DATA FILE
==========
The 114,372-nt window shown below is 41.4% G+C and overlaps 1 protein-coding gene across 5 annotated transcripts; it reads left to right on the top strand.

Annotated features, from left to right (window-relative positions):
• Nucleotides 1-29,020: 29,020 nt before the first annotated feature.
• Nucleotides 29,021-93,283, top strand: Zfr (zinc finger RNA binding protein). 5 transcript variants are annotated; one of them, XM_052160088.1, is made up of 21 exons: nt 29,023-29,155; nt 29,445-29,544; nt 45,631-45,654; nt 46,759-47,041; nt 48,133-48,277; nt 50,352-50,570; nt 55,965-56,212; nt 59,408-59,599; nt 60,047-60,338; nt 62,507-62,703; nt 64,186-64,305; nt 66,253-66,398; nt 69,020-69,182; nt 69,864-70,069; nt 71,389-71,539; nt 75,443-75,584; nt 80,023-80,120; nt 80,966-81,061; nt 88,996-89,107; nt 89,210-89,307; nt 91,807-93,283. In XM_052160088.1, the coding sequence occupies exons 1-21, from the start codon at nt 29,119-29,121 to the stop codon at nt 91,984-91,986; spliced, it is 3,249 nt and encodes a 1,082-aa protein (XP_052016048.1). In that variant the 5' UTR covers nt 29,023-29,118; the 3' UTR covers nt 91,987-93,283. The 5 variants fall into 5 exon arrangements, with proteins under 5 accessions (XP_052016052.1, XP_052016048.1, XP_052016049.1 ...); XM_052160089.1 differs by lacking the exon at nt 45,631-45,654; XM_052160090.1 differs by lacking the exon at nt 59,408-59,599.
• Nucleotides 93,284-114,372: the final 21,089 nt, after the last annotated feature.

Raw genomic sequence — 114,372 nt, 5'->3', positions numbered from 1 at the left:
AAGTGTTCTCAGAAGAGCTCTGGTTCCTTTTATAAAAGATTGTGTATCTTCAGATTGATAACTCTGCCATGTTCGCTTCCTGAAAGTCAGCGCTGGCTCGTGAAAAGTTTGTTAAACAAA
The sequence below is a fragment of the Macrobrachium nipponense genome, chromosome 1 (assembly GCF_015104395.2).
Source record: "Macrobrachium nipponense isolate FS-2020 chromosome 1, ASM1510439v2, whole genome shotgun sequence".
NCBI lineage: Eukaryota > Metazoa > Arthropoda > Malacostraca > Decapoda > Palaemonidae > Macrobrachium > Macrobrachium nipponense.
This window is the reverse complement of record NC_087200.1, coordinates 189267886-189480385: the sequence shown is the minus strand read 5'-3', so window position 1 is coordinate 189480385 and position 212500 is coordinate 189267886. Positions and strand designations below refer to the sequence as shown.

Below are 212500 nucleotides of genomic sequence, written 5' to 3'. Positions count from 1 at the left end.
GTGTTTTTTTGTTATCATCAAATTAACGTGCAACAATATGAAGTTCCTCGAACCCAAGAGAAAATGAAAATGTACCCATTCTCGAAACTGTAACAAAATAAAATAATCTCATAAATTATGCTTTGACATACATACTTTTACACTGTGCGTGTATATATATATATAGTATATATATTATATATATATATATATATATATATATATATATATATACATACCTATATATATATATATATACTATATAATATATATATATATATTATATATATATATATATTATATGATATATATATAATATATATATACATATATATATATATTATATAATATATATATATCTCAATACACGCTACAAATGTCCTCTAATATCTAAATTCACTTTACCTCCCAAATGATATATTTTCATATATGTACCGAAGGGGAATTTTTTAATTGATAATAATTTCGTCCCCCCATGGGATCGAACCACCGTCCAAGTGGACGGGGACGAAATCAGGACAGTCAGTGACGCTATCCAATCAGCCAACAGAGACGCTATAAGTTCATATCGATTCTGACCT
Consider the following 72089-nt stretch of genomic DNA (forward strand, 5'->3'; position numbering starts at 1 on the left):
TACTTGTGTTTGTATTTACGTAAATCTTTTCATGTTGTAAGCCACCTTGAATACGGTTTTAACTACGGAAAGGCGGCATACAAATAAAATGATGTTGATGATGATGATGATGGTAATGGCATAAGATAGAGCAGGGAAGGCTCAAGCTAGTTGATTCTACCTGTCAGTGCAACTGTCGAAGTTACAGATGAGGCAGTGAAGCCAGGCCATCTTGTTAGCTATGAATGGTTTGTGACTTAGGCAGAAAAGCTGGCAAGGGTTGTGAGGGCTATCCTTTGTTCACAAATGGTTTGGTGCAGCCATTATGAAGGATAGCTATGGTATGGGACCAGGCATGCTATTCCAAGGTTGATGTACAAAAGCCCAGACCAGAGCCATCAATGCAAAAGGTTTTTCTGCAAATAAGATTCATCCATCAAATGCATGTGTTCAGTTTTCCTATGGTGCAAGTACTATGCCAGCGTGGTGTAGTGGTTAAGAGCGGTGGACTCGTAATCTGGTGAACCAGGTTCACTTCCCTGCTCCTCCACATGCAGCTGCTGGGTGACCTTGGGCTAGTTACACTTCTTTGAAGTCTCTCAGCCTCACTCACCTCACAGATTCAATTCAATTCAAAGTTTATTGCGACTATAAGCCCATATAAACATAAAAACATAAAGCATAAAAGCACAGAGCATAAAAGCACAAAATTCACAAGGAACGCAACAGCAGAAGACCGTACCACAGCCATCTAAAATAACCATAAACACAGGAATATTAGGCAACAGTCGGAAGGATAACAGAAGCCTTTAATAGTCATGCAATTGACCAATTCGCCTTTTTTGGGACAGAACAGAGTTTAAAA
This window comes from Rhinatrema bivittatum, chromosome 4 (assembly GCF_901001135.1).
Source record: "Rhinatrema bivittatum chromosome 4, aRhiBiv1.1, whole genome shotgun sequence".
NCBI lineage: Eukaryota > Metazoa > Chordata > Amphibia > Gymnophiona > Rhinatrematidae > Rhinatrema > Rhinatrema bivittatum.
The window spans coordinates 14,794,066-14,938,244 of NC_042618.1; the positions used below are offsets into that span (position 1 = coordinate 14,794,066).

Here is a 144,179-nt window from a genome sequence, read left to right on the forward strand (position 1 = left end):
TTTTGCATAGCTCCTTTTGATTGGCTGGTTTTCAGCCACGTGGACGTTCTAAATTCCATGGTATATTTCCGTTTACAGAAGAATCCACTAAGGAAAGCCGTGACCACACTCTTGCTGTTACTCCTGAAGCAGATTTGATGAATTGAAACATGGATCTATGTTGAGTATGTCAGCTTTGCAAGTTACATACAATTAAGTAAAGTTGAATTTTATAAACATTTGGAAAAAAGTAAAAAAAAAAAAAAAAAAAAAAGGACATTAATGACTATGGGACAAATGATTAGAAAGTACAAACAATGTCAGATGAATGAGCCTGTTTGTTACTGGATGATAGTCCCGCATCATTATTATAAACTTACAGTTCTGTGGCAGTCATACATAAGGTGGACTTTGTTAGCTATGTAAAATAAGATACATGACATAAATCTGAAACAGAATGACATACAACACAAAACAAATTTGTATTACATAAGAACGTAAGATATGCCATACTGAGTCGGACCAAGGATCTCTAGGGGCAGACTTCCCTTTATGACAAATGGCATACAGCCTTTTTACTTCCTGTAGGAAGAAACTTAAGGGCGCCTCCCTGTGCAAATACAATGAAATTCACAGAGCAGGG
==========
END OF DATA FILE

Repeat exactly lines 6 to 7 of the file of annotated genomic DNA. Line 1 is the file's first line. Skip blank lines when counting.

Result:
Raw genomic sequence — 114,372 nt, 5'->3', positions numbered from 1 at the left:
AAGTGTTCTCAGAAGAGCTCTGGTTCCTTTTATAAAAGATTGTGTATCTTCAGATTGATAACTCTGCCATGTTCGCTTCCTGAAAGTCAGCGCTGGCTCGTGAAAAGTTTGTTAAACAAA